Regan Braxton is a prep cook at The Salt Cellar, an up-and-coming restaurant in Las Vegas. She has aspirations to make line cook and actually thought it was a done deal—before Chef Malachi Abrams took over the kitchen.
He’s gorgeous, arrogant, and infuriating and seems to take a singular interest in criticizing her—with scant approval and encouragement. Regan has a second job that she loves equally, working as a flash dancer in a nearby club, but she needs both incomes. So she won’t let him chop her.
Chef Malachi is determined to make The Salt Cellar Vegas’s best restaurant. All is going according to plan despite the attitude of his feisty prep cook. He might be inexplicitly drawn to her, but that won’t get in the way of his work ethic. They have chemistry, but is it palatable, or, like revenge, a dish better served cold?
I was wondering about the line cook position. Uh, Mort—”
“I filled it. Jocelyn Sanderson starts tomorrow.” He cut me off and shut me down before I begged, so that was one good thing.
Reminding myself I’d expected—not that, but a rejection, I managed a nod, swallowing my disappointment. “Right. Okay.” I edged in the direction of the cooler.
He said, “Mort left nothing for me to reference, Regan. In regard to anything.”
I knew Mort had left under a cloud. No one seemed to know what, though speculation ran rampant, and it wasn’t my place to harass the man. I’d called to see if he was okay because he was a friend of Gramps and he had finagled this job for me. But he made it clear not to bother, another acquaintance lost. “I see.”
“And you’re not ready for line cook. You lack pacing. And the education.”
Whoa. He must have studied under the Ramsay school of humiliation and graduated with honors. I wanted to tell him to prove the pacing issue because I couldn’t dispute the education piece. That was what happened when your last relative died and had borrowed against his life insurance to pay for your schooling. I’d lost the house and pretty much everything with under a year left to go once I covered Gramps’s medical bills. Never mind how long it took me to crawl out from under the grief.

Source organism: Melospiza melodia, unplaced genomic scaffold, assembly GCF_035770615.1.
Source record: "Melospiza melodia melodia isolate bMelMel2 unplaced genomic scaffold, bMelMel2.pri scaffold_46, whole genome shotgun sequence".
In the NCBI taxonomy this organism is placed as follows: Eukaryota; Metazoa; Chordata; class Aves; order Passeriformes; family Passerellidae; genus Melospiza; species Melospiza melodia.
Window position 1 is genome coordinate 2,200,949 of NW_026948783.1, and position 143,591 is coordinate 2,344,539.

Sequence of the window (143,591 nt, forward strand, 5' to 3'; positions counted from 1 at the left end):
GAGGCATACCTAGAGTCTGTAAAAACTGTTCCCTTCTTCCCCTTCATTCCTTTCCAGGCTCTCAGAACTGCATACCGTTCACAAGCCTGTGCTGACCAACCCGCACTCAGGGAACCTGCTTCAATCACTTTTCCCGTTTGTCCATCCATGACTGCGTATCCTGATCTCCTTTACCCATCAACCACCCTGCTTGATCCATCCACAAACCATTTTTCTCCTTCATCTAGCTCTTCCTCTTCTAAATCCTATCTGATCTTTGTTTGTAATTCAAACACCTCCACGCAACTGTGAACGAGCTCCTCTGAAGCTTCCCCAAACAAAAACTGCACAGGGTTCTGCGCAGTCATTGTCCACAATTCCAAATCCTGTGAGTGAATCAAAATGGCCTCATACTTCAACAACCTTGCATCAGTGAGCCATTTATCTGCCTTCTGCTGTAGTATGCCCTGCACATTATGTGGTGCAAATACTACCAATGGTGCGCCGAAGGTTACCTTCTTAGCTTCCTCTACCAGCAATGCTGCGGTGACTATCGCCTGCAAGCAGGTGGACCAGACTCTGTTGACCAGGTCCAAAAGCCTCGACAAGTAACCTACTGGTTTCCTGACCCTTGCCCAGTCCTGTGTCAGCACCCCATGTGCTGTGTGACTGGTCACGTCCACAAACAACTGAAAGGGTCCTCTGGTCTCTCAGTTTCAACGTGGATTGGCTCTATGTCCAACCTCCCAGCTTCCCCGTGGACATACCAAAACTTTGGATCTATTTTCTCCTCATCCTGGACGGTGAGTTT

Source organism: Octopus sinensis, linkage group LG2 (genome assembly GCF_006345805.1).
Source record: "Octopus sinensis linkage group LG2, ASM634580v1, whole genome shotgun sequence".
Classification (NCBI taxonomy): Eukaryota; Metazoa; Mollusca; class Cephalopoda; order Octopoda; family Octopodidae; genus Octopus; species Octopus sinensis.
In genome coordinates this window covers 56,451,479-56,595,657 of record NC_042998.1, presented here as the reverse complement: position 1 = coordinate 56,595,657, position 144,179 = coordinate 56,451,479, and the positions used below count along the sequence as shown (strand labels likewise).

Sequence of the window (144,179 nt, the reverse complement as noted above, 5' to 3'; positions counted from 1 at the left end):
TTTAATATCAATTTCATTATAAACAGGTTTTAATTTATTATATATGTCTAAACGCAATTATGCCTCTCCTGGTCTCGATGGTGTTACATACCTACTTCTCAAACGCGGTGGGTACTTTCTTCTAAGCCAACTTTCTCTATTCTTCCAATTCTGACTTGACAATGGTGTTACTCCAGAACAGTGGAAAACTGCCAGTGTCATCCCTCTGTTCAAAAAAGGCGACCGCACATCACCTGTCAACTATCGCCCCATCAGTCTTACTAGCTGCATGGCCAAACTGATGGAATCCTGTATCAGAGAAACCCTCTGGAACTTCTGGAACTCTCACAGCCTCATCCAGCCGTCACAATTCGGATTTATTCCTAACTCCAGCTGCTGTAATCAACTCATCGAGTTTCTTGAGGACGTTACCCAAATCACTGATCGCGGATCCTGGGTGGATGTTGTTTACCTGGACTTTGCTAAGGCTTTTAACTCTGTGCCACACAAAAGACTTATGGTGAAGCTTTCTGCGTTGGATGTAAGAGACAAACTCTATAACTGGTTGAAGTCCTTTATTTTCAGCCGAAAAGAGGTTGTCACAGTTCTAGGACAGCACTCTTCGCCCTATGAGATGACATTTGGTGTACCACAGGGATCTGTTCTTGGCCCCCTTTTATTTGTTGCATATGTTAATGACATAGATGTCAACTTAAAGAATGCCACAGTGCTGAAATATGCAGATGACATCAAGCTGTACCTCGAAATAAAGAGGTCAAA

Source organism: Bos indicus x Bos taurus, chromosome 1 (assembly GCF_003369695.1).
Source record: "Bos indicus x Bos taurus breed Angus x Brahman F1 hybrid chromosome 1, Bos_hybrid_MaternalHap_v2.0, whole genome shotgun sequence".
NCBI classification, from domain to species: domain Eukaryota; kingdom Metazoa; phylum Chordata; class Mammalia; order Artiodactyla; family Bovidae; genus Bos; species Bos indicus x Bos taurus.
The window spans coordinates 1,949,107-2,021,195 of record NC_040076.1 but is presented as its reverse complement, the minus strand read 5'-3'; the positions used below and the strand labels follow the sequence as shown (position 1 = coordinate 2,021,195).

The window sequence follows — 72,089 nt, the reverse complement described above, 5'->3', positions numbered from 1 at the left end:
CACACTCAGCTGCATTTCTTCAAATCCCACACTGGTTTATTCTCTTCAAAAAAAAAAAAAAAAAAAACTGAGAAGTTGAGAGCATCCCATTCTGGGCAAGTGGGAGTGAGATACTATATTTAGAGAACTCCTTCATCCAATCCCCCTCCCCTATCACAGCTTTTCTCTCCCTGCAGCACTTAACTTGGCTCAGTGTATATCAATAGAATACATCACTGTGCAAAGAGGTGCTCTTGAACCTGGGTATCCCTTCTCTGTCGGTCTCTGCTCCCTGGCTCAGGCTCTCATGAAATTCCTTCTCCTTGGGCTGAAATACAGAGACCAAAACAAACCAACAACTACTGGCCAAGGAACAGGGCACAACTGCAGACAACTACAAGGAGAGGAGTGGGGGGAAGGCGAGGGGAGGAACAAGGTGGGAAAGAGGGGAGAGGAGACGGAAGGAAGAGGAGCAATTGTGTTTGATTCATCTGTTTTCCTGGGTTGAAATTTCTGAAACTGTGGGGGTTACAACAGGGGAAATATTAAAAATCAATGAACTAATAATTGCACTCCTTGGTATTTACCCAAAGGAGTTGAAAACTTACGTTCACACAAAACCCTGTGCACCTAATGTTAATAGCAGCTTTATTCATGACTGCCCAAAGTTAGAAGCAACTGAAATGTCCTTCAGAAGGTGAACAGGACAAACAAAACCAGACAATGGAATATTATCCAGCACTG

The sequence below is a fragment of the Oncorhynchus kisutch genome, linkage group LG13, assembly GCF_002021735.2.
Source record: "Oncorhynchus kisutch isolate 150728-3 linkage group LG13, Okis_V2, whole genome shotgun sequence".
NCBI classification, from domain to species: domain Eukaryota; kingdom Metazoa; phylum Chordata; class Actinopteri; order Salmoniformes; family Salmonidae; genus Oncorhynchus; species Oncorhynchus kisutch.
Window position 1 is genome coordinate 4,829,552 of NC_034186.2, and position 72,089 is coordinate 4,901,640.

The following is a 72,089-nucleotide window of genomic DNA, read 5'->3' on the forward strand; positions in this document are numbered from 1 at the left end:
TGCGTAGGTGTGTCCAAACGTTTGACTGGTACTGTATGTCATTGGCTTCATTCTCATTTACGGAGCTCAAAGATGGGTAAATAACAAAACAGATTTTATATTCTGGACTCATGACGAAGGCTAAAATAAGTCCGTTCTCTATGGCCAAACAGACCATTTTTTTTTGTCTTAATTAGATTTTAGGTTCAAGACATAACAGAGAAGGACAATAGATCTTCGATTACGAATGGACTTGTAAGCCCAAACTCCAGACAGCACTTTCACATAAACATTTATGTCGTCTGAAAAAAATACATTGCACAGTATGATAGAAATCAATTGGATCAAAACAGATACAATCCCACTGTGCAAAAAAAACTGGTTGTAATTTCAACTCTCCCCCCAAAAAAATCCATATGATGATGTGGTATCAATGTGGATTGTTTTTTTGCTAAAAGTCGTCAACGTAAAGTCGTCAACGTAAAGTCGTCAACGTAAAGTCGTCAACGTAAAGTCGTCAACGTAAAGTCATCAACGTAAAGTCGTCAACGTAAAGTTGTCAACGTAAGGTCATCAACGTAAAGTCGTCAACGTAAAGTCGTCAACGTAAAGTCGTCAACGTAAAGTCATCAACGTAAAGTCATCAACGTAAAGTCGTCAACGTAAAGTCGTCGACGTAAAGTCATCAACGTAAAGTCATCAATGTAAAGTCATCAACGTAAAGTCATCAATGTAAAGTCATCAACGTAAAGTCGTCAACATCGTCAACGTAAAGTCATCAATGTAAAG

Boo hoo. Self-pity got a person nowhere, and there were plenty of people worse off. I tugged up my big girl panties and accepted the great Chef Malachi Abram’s edict. But I wasn’t doing this anymore. “You know best. Do you want two weeks’ notice or want me gone now?” Without your finely grated freaking parsnips. See, I could be couth under pressure.
His face tightened, and he glared. He even looked handsome when pissed. “Can’t take constructive criticism?”
“Depends on who’s offering it. Chef. And if it’s accurate and not based on … something else.”
Looming over me, he leaned in, all musk and male. “That attitude won’t endear you to any executive chef in the business.”
“Or maybe just not to you.” I was vibrating, outraged. Because I had scored high on my ability to work well with others and there had been numerous opportunities and also chefs reputed to be difficult with no complaints. Peter was the prima donna understudy here, and we muddled through despite his wandering hands.
“Are you suggesting—”
If the size thirteen shoe fits…
I kept my stare on his, not willing to give in first. Tension deepened and stretched between us, thick as caramel.
Wonder of wonders, he took a deep breath and straightened. “Two weeks. And you ditch that ridiculous smock and wear what’s provided. Leave your knives at home.”
Because I couldn’t leave well enough alone or let him win, I retorted, “I’ll be further off the pace without them.”
His nostrils flared, and color streaked his high cheekbones, and for a moment, I debated making a break for it—or doing something else. Something way out of line. But he inclined his head with a jerk, then turned on his heel and stalked off.